Forest fire smoke creates milky haze over Toronto

·1 min read
Buildings in downtown Toronto appear grey against the skyline because forest fire smoke from northwestern Ontario has settled over the city. (CBC - image credit)
Buildings in downtown Toronto appear grey against the skyline because forest fire smoke from northwestern Ontario has settled over the city. (CBC - image credit)

The Big Smoke is living up to its name on Monday evening.

A milky hazy has enveloped Toronto, prompting Environment Canada to issue a special air quality statement for the city.

Smoke from forest fires in the northwestern part of the province is now hanging over southern Ontario, and it has lowered air quality and reduced visibility.

"High levels of air pollution due to smoke from ongoing forest fires are possible," Environment Canada said.

Several weather stations have reported elevated particulate matter levels and hazy conditions. When the smoke descends to ground level, air quality can deteriorate and visibility can be reduced, the federal agency added.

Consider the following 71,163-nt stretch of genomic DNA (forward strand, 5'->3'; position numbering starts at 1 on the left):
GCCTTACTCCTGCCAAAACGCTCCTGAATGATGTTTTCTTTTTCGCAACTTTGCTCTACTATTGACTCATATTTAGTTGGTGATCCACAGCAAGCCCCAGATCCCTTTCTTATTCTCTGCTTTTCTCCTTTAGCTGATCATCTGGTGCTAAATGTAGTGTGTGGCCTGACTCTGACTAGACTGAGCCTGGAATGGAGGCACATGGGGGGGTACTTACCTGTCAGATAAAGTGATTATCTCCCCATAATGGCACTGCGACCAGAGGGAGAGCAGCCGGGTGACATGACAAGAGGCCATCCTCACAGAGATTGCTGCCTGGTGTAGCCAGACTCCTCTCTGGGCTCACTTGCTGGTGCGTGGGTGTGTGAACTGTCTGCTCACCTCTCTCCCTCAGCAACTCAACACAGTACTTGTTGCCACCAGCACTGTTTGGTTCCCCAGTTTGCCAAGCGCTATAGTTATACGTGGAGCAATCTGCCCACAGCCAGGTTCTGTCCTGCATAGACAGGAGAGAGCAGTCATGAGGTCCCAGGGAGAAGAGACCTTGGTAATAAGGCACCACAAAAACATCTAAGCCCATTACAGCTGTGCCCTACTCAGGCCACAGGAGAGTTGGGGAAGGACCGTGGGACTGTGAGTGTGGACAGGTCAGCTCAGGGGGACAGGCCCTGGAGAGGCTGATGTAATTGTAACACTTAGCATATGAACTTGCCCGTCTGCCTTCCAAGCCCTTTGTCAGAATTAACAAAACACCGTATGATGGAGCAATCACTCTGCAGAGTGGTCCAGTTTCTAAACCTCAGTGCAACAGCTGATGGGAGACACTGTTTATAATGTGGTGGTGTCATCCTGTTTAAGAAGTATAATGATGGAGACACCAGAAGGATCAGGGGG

But there is relief in sight. Air quality is expected to improve on Tuesday when a cold front passes over the region.

Anyone exposed to wildfire smoke is urged to take extra precautions to reduce exposure.

"Wildfire smoke is a constantly-changing mixture of particles and gases, which includes many chemicals that can be harmful to your health," Environment Canada says.

Toronto residents may suffer increased coughing, throat irritation, headaches or shortness of breath.

Children, seniors and those with cardiovascular or lung disease, such as asthma, are said to be especially at risk.

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